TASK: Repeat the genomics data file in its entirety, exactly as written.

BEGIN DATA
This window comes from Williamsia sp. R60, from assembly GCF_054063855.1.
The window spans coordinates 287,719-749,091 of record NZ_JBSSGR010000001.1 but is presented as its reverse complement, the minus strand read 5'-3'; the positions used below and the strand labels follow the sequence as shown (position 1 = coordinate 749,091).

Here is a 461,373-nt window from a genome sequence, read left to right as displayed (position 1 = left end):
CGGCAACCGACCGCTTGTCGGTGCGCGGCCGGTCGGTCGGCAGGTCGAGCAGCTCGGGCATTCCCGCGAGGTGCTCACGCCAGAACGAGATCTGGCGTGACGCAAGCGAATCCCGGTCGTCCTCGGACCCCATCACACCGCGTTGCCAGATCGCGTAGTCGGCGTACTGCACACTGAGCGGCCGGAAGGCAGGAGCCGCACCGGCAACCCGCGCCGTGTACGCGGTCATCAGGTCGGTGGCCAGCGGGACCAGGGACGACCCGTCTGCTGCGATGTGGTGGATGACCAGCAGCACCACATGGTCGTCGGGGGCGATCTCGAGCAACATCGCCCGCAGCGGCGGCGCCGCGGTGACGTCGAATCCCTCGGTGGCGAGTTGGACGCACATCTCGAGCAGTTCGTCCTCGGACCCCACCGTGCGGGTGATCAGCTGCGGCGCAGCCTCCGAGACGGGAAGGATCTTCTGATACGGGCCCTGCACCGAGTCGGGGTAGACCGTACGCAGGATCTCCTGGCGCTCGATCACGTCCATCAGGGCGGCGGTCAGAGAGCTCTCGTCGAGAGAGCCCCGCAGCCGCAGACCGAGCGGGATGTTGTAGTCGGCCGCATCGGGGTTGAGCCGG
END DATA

This window comes from Williamsia sp. R60, from assembly GCF_054063855.1.
The window spans coordinates 287,719-749,091 of record NZ_JBSSGR010000001.1 but is presented as its reverse complement, the minus strand read 5'-3'; the positions used below and the strand labels follow the sequence as shown (position 1 = coordinate 749,091).

Here is a 461,373-nt window from a genome sequence, read left to right as displayed (position 1 = left end):
CGGCAACCGACCGCTTGTCGGTGCGCGGCCGGTCGGTCGGCAGGTCGAGCAGCTCGGGCATTCCCGCGAGGTGCTCACGCCAGAACGAGATCTGGCGTGACGCAAGCGAATCCCGGTCGTCCTCGGACCCCATCACACCGCGTTGCCAGATCGCGTAGTCGGCGTACTGCACACTGAGCGGCCGGAAGGCAGGAGCCGCACCGGCAACCCGCGCCGTGTACGCGGTCATCAGGTCGGTGGCCAGCGGGACCAGGGACGACCCGTCTGCTGCGATGTGGTGGATGACCAGCAGCACCACATGGTCGTCGGGGGCGATCTCGAGCAACATCGCCCGCAGCGGCGGCGCCGCGGTGACGTCGAATCCCTCGGTGGCGAGTTGGACGCACATCTCGAGCAGTTCGTCCTCGGACCCCACCGTGCGGGTGATCAGCTGCGGCGCAGCCTCCGAGACGGGAAGGATCTTCTGATACGGGCCCTGCACCGAGTCGGGGTAGACCGTACGCAGGATCTCCTGGCGCTCGATCACGTCCATCAGGGCGGCGGTCAGAGAGCTCTCGTCGAGAGAGCCCCGCAGCCGCAGACCGAGCGGGATGTTGTAGTCGGCCGCATCGGGGTTGAGCCGG